Wednesday, August 26, 2015

Who Came First?

The National Park Service established the Timucuan Ecological & Historical Preserve, in part, to memorialize the human histories of the area. We visited on  a whim, following a sign on the road, not knowing a thing about it.  I'm glad we did.  The visitor center holds artifacts unearthed and a display that details the activities that took place here.

Fort Caroline, on the banks of the St. Johns River near Jacksonville, Florida was established by the French in June 1564, predating St. Augustine's September 1565 by a few months. That same year, the Spanish traveled up the river, sacked the French and built their own fort on the same site.  They held the fort until 1568 when the French returned in revenge for the 1565 massacre, slaughtering all the Spaniards.  The Spanish rebuilt the fort, but permanently abandoned the site the following year.  So, while St. Augustine is, in fact, the oldest surviving city, I was surprised to discover that it was not settled first.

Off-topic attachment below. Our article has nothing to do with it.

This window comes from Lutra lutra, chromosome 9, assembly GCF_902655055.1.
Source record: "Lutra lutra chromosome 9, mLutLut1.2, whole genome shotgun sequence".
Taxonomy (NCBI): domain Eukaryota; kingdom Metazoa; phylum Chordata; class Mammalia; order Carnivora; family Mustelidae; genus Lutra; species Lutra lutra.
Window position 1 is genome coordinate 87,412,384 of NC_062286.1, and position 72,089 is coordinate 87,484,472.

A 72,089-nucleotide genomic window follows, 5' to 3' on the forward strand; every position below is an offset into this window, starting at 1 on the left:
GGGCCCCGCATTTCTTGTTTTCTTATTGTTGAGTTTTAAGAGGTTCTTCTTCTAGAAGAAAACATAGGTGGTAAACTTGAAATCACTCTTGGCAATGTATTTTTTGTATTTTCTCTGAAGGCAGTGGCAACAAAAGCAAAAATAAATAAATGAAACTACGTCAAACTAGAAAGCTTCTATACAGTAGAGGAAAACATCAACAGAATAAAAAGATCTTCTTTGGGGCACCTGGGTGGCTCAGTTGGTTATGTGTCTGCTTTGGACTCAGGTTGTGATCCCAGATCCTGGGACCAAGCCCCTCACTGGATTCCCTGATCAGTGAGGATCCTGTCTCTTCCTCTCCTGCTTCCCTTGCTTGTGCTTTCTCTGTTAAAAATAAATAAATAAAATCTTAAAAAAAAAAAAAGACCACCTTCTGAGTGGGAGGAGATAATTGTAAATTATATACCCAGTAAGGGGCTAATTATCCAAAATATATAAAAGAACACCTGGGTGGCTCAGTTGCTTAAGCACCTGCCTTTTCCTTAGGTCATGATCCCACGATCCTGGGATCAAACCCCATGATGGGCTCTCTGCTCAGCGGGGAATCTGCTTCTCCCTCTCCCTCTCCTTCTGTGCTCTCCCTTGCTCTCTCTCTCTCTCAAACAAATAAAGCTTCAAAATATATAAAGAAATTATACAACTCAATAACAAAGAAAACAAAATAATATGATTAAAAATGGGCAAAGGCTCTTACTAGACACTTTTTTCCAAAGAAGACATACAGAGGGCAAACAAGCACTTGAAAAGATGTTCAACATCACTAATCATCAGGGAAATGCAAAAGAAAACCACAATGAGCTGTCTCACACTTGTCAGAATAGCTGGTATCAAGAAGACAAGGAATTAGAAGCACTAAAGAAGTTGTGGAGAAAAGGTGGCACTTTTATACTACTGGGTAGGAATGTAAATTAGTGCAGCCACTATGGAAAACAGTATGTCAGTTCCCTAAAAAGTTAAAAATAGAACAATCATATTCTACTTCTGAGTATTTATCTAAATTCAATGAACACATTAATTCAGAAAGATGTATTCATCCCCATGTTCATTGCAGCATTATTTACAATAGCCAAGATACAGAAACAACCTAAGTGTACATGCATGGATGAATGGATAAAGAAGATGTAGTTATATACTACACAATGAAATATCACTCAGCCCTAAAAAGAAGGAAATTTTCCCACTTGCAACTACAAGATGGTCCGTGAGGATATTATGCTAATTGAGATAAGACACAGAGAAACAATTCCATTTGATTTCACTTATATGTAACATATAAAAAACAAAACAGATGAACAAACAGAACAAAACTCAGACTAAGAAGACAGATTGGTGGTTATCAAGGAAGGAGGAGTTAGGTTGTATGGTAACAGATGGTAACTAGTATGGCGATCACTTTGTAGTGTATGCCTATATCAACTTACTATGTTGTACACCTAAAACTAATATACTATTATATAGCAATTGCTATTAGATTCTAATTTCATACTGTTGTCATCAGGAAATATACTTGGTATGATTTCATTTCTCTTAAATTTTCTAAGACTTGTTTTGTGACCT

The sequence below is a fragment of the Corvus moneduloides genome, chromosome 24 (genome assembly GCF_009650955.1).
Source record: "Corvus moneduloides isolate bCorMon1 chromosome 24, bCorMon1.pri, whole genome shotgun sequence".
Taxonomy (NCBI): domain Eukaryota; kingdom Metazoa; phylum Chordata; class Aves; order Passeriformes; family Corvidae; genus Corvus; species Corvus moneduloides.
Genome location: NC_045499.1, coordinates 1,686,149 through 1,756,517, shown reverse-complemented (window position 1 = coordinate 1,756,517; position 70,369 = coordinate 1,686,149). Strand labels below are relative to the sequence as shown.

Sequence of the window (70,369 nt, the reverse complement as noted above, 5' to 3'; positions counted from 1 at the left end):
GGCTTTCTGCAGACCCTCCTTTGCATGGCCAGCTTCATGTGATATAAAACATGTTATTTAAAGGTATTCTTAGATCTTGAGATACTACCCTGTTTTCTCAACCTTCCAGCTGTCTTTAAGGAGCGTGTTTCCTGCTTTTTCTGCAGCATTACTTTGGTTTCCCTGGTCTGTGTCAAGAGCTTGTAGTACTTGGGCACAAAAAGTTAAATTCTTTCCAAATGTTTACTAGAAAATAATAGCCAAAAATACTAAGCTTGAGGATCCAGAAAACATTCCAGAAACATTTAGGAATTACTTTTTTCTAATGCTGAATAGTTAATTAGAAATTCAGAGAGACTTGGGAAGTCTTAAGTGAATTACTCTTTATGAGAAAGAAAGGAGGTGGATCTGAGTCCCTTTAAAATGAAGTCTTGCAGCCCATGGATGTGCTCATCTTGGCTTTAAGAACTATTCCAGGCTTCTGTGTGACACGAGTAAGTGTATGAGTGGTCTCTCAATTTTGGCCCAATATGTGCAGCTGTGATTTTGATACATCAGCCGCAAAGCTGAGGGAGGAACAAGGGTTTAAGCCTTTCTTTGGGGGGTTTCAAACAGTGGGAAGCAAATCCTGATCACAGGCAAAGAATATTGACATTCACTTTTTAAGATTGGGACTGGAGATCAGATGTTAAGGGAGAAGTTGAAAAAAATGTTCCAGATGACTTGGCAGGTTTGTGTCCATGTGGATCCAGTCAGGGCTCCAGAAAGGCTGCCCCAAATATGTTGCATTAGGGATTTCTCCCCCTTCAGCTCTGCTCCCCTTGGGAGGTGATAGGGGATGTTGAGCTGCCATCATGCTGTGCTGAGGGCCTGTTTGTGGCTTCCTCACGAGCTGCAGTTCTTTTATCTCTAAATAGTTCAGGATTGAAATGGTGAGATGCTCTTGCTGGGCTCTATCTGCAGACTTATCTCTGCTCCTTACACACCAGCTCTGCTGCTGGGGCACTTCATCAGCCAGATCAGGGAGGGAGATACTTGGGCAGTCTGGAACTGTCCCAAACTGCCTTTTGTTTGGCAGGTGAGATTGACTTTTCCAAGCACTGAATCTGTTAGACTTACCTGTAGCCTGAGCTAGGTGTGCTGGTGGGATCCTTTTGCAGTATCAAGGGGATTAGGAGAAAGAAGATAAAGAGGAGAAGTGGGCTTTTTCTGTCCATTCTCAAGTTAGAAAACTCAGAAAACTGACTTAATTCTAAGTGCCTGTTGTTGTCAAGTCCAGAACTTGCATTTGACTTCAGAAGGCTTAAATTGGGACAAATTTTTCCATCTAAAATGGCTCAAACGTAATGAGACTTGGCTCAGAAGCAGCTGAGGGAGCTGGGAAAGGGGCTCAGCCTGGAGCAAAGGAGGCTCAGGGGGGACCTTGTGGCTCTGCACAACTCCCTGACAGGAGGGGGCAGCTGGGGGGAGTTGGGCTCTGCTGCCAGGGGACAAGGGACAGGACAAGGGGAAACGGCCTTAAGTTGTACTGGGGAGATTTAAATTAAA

Fort Caroline
The fort has been recreated by the Park Service

Entrance to the fort

St. Johns river
This is the view from the fort.

The Timucua were American Indians that were instrumental in the survival of both the French and the Spanish who occupied Fort Caroline and its surrounding village.  Not generally unified, the tribes were varied and connected only through their use of a common language.

Owl totem
This extremely rare and unusual totem was enormous and its discovery, intact, seems amazing to me.
Typical Timucuan structure

 A little off the beaten path, this is the kind of treasure I love to find when traveling.  I'm once again reminded how lucky I am to live in a country that honors its past and preserves it for generations to come.